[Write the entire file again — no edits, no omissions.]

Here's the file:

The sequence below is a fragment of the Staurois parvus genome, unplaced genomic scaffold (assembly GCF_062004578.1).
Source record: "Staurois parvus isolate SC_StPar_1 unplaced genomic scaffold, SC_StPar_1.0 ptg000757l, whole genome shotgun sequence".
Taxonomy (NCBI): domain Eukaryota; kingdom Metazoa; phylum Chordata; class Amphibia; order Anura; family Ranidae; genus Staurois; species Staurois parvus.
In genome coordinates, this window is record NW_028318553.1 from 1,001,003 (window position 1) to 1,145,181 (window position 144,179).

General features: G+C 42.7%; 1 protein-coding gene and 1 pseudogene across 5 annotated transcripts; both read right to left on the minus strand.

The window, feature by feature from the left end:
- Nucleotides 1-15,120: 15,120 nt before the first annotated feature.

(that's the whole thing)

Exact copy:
The sequence below is a fragment of the Staurois parvus genome, unplaced genomic scaffold (assembly GCF_062004578.1).
Source record: "Staurois parvus isolate SC_StPar_1 unplaced genomic scaffold, SC_StPar_1.0 ptg000757l, whole genome shotgun sequence".
Taxonomy (NCBI): domain Eukaryota; kingdom Metazoa; phylum Chordata; class Amphibia; order Anura; family Ranidae; genus Staurois; species Staurois parvus.
In genome coordinates, this window is record NW_028318553.1 from 1,001,003 (window position 1) to 1,145,181 (window position 144,179).

General features: G+C 42.7%; 1 protein-coding gene and 1 pseudogene across 5 annotated transcripts; both read right to left on the minus strand.

The window, feature by feature from the left end:
- Nucleotides 1-15,120: 15,120 nt before the first annotated feature.